Now that the flu season is here, the city’s Department of Health and Mental Hygiene reported that 37% more New Yorkers have gotten their flu shot compared to last year.
The Department of Health and Mental Hygiene released preliminary data on flu vaccinations among adults at least 19-years-old from July 1 to Oct. 24. Close to 706,670 adults received a flu shot this year while last year 517,676 adults chose to get vaccinated.
The report also found that this year 105,881 more children 6 months to 18 years old have gotten a flu shot compared this time last year which represents a 27% increase from last year’s numbers. Over 1,210,000 New Yorkers have received a flu shot in total this year.
Every year, over 2,000 people in New York City die of seasonal flu and pneumonia which can develop as a complication to the flu, according to the city health department. Since the flu and COVID-19 are circulating the city at the same time, health officials warn that getting a flu shot is more important than ever.
To be clear, the flu vaccine will not prevent COVID-19 but will help decrease New Yorkers’ risks of getting sick and needing medical care and potentially suffering complications. It is especially important for adults over the age of 50, pregnant women, people with underlying health conditions and children between the ages of 6 months and five years old to get a flu shot.
“This promising progress is only possible because New Yorkers are looking out for one another and doing the right thing by getting their flu vaccines,” said Mayor de Blasio’s top health aid, Dr. Dave Chokshi. “This year could be the most important flu vaccine you ever get. Now is the perfect time to get the vaccine if you haven’t yet. Our friends, families and neighbors are counting on all of us to help keep each other safe.”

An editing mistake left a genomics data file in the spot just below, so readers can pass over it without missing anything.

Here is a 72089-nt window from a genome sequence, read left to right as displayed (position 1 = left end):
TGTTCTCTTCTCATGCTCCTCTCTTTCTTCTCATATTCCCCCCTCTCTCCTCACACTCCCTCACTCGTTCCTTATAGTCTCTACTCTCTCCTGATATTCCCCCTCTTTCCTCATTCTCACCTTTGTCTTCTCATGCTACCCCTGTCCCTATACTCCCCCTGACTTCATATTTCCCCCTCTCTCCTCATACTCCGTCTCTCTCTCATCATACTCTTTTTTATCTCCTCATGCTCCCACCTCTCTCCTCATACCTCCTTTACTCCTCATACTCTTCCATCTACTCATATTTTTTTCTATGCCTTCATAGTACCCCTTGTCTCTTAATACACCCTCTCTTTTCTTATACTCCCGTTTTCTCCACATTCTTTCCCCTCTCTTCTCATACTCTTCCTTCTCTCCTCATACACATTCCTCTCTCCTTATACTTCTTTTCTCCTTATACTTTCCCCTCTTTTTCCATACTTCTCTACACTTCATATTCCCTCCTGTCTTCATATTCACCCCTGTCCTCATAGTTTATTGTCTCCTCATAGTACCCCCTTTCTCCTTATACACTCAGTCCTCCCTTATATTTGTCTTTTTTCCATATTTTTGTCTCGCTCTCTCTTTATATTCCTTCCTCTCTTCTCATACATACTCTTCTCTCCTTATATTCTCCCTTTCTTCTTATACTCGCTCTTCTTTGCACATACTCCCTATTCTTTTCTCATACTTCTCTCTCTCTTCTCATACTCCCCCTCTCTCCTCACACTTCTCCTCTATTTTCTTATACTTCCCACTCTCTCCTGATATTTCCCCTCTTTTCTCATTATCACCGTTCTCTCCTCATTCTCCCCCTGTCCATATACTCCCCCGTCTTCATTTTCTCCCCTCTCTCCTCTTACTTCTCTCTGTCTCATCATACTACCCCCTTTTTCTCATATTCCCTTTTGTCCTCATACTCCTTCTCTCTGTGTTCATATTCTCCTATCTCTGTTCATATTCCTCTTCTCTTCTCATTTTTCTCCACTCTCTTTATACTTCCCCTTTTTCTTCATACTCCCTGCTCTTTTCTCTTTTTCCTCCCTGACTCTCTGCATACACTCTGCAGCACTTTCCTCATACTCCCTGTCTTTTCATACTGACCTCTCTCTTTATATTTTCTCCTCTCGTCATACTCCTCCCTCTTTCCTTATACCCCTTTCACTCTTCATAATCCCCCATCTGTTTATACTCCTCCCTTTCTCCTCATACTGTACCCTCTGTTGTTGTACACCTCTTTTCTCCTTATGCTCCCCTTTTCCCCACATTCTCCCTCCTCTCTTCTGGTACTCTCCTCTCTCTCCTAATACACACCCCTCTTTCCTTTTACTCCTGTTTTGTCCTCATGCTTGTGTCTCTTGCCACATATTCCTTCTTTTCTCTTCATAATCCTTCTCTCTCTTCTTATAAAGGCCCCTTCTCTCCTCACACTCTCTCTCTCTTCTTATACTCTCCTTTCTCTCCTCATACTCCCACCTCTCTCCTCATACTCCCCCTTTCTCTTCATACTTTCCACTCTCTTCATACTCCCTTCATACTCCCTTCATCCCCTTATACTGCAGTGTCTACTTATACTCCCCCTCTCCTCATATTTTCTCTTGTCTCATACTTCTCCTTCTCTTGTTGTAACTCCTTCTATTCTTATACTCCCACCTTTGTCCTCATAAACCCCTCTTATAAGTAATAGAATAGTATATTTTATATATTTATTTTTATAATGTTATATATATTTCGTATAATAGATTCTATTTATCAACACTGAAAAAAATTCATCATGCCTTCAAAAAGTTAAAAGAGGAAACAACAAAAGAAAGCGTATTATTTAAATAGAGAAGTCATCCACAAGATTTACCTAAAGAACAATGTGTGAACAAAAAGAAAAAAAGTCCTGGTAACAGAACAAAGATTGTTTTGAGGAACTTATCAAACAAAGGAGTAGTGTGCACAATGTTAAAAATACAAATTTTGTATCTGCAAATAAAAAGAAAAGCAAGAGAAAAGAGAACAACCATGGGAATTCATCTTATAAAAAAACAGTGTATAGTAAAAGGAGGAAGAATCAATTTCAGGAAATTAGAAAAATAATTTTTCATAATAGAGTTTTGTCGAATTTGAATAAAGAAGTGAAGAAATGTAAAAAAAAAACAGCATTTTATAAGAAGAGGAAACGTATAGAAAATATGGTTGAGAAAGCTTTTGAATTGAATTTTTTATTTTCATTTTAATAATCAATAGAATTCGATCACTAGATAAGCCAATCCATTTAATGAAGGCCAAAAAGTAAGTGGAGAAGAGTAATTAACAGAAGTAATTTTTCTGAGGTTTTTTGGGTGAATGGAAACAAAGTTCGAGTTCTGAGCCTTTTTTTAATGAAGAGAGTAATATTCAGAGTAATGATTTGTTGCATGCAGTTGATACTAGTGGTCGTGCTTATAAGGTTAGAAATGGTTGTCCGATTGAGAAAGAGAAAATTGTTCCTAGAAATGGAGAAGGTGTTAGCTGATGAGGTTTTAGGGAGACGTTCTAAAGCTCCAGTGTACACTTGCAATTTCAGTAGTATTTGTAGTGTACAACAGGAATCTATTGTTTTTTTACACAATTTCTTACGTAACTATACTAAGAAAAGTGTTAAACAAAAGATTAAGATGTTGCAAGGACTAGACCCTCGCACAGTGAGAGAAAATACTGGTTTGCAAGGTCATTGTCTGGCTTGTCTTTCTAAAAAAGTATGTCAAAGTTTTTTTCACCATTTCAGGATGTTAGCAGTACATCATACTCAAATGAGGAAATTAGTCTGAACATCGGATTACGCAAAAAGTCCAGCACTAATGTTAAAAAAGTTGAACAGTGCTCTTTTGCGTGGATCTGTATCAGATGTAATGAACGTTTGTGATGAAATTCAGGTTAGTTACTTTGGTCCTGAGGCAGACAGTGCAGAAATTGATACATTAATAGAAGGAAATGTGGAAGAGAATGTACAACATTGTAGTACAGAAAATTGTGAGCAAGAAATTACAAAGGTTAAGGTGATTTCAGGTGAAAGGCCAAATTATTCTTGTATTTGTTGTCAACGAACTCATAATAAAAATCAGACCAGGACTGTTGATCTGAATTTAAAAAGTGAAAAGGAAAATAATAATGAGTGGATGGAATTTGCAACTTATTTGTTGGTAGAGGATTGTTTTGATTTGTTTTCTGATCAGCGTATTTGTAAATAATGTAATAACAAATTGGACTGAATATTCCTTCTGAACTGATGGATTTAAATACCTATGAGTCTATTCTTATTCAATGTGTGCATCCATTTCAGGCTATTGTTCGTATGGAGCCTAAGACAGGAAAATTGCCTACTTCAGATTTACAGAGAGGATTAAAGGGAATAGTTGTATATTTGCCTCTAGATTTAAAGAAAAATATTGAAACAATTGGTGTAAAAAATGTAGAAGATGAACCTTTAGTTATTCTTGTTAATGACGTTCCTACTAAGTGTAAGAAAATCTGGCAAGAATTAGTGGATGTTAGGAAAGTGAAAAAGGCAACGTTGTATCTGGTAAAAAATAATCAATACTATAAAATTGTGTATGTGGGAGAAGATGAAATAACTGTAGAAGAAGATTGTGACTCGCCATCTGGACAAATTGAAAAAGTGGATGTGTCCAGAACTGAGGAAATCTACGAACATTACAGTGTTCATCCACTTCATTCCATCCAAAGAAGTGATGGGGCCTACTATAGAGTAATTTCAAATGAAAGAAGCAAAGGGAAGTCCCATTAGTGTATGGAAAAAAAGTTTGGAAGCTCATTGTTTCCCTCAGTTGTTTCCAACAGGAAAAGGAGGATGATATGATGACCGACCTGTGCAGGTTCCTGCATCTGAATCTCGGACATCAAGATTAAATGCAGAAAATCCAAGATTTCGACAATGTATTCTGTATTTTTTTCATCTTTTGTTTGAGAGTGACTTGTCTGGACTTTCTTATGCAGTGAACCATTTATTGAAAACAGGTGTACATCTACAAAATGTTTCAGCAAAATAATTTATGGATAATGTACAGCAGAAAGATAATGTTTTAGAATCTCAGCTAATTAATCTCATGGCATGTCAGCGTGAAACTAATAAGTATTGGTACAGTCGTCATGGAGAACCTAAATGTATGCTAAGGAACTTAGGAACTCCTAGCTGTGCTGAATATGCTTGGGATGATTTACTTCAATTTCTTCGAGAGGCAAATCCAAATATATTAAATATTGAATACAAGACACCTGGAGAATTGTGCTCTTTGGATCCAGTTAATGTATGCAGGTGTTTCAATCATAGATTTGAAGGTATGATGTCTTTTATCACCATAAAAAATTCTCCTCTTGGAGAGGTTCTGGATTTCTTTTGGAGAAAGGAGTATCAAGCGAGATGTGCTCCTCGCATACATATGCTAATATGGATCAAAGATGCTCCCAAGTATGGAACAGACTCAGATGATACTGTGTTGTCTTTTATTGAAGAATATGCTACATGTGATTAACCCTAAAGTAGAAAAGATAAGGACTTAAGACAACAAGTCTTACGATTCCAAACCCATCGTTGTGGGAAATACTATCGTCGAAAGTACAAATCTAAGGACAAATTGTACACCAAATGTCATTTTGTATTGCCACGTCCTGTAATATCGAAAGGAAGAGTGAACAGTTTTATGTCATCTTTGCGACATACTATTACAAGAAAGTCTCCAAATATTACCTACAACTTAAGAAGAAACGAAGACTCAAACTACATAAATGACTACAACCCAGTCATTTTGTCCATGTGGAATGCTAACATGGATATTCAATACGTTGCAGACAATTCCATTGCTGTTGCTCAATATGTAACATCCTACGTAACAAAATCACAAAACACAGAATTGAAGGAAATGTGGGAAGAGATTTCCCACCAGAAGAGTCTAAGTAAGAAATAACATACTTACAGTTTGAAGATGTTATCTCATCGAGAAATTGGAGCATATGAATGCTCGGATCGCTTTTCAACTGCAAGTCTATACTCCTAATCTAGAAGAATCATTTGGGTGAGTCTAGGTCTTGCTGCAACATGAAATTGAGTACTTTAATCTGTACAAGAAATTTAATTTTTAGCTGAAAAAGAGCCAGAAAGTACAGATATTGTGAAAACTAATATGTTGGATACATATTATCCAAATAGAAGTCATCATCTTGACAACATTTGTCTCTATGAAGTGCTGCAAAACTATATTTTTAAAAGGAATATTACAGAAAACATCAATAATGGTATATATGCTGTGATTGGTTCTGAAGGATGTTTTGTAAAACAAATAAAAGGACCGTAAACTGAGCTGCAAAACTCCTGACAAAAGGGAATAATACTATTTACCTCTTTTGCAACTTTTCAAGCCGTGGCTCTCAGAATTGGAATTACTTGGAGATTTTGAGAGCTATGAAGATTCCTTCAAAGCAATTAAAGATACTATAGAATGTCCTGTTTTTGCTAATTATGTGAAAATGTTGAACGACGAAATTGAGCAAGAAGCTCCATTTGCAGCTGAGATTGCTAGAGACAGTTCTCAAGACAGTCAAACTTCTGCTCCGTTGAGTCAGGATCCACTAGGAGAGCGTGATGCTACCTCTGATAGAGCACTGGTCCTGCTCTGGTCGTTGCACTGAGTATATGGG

Symptoms of the flu include fever, cough, sore throat, runny or stuffy nose, body aches, headache, chills and fatigue. Some adults and children may experience vomiting or diarrhea and some can be infected with the flu and have respiratory symptoms without a fever.
In order to avoid catching the flu, health officials suggest that New Yorkers wear a face mask, frequently wash hands, avoid close contact with sick people and to cover your nose and mouth when sneezing and to avoid touching your eyes nose and mouth. Those that do become ill, should avoid contact with others and stay home for at least 24 hours until a fever has gone down without the use of fever-reducing medicine.
Flu vaccines are available at community health centers, hospital clinics and many CVS, Rite Aid, Walgreen and Duane Reade pharmacies as well as many independent pharmacies in the city. To find where you can get a flu shot please visit the Health Department’s NYC Health Map, call 311 or text FLU to 877-8777. The health department’s website also features a list of community flu vaccination events.